Mourning the Loss
On my own, but mostly the savannah,
Where the tumbleweeds fade away and die,
Before the glassy sun burns a summer of crystals,
The glistering waters of the high seas
A place as far as of where vultures roam.
I looked around but you weren't anywhere...
I used to think we were immortal,
What we had would never die.
Like rings on an old cedar,
Stronger and wider with age
Time was a friend.
Now the sea is wild with despair,
Deep blue like a prairie of flowers blue.
I saw you at the end,
You and I, as near as the breath upon our faces,
Before death in fancy costume led you away.
Eyes once sparkle with hope now full of tears,
Bitterly falling one after another into a river,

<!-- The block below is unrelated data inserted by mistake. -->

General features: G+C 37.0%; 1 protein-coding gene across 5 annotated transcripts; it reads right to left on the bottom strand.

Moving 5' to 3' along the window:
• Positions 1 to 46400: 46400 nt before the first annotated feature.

Then the river of life turned red in blood.
I watched in horror.
You disappeared without saying good-bye,
Not a word came out of your mouth.
You became like desolation in its grave.
When once the skies were a realm of stars
And the sun shone brightly in summer skies,
You were there to share the calmness;
But now I stand here in midst of the tall grass
And only the savannah remains.
(Adapted from an original poem by Artur Hawkwing. Picture from PBase Galleries)